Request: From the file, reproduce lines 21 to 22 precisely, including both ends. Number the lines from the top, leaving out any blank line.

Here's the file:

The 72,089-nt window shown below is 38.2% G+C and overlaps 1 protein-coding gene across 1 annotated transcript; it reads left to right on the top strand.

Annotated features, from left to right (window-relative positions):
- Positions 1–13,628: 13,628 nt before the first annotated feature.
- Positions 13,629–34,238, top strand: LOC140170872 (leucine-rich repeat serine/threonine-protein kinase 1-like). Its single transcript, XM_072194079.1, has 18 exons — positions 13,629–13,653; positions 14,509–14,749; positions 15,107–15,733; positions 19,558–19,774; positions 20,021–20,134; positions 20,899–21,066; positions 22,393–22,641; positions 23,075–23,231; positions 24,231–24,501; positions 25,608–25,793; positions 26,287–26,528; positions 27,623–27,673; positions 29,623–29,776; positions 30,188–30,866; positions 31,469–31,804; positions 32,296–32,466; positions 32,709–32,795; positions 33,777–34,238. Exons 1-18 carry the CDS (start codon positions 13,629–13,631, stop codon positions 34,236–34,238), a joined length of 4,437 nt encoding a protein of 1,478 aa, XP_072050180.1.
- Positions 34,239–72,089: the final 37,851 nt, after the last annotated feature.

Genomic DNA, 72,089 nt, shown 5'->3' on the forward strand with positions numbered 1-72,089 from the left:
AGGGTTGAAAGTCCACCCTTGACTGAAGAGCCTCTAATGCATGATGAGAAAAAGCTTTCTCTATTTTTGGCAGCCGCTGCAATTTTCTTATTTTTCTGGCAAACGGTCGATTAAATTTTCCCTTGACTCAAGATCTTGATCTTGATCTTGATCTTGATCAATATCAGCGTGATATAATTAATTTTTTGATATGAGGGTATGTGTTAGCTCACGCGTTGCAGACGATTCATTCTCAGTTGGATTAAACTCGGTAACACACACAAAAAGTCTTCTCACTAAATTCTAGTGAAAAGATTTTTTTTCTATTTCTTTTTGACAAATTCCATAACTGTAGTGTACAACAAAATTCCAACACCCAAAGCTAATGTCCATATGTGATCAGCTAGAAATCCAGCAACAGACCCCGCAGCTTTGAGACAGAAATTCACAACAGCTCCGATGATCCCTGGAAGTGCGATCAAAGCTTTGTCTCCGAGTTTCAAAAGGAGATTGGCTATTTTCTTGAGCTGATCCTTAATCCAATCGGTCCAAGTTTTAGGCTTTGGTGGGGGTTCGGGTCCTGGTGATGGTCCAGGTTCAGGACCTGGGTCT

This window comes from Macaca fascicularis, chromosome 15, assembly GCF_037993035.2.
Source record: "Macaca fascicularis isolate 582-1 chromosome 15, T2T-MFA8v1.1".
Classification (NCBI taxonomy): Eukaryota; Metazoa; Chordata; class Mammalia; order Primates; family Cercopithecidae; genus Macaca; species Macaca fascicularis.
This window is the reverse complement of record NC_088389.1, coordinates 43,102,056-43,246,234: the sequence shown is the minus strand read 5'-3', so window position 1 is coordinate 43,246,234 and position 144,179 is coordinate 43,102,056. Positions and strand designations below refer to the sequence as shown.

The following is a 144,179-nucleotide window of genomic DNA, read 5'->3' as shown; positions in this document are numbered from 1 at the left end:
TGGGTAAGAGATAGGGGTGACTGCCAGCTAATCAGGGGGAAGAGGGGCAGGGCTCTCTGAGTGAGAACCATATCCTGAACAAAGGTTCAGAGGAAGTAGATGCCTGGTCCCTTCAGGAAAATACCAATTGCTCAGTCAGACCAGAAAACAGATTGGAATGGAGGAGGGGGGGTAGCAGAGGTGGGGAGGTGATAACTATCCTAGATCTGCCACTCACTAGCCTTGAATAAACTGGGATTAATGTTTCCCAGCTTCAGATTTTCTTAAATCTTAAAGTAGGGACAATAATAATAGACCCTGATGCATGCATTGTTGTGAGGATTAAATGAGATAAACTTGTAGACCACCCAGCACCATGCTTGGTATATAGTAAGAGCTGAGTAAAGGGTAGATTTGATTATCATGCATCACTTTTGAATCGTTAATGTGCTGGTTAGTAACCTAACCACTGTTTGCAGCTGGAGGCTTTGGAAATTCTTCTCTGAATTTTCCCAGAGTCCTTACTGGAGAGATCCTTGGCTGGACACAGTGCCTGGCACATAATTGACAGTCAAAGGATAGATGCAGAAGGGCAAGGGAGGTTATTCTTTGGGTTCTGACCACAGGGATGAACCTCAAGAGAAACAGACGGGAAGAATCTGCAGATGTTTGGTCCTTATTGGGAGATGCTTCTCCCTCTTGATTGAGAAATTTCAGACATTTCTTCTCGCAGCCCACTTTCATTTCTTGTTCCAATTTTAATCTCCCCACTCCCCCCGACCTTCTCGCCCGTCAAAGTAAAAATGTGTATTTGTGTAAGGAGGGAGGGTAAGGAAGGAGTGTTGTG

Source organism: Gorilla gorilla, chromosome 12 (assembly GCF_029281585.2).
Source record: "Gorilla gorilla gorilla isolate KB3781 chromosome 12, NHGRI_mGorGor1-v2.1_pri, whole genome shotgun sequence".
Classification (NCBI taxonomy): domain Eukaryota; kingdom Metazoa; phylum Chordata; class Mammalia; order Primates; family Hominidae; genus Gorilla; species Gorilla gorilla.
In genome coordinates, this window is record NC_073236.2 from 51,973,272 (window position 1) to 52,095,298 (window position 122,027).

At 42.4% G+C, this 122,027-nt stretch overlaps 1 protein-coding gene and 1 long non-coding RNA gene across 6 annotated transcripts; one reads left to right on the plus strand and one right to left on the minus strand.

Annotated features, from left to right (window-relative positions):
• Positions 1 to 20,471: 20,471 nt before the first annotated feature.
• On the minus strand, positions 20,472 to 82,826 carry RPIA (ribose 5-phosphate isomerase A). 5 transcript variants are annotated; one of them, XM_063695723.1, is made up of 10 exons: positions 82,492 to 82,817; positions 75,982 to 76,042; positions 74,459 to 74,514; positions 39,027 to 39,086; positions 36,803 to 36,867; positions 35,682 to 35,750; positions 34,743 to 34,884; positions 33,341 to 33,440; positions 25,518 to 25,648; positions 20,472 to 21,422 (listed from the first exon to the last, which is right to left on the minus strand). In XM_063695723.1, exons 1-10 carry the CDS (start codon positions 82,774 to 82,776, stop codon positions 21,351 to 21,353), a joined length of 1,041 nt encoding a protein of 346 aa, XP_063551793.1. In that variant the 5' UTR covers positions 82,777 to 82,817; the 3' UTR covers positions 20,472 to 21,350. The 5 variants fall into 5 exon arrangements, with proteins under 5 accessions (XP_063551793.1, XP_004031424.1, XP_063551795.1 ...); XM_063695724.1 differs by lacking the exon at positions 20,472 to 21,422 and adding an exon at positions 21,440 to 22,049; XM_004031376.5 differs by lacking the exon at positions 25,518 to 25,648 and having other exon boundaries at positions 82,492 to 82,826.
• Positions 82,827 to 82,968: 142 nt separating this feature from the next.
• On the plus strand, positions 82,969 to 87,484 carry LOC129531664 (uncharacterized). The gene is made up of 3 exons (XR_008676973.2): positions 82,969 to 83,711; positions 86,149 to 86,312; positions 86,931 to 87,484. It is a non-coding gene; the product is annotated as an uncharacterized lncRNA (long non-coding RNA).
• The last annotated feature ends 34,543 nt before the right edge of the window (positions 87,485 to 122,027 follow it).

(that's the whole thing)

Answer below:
• On the minus strand, positions 20,472 to 82,826 carry RPIA (ribose 5-phosphate isomerase A). 5 transcript variants are annotated; one of them, XM_063695723.1, is made up of 10 exons: positions 82,492 to 82,817; positions 75,982 to 76,042; positions 74,459 to 74,514; positions 39,027 to 39,086; positions 36,803 to 36,867; positions 35,682 to 35,750; positions 34,743 to 34,884; positions 33,341 to 33,440; positions 25,518 to 25,648; positions 20,472 to 21,422 (listed from the first exon to the last, which is right to left on the minus strand). In XM_063695723.1, exons 1-10 carry the CDS (start codon positions 82,774 to 82,776, stop codon positions 21,351 to 21,353), a joined length of 1,041 nt encoding a protein of 346 aa, XP_063551793.1. In that variant the 5' UTR covers positions 82,777 to 82,817; the 3' UTR covers positions 20,472 to 21,350. The 5 variants fall into 5 exon arrangements, with proteins under 5 accessions (XP_063551793.1, XP_004031424.1, XP_063551795.1 ...); XM_063695724.1 differs by lacking the exon at positions 20,472 to 21,422 and adding an exon at positions 21,440 to 22,049; XM_004031376.5 differs by lacking the exon at positions 25,518 to 25,648 and having other exon boundaries at positions 82,492 to 82,826.
• Positions 82,827 to 82,968: 142 nt separating this feature from the next.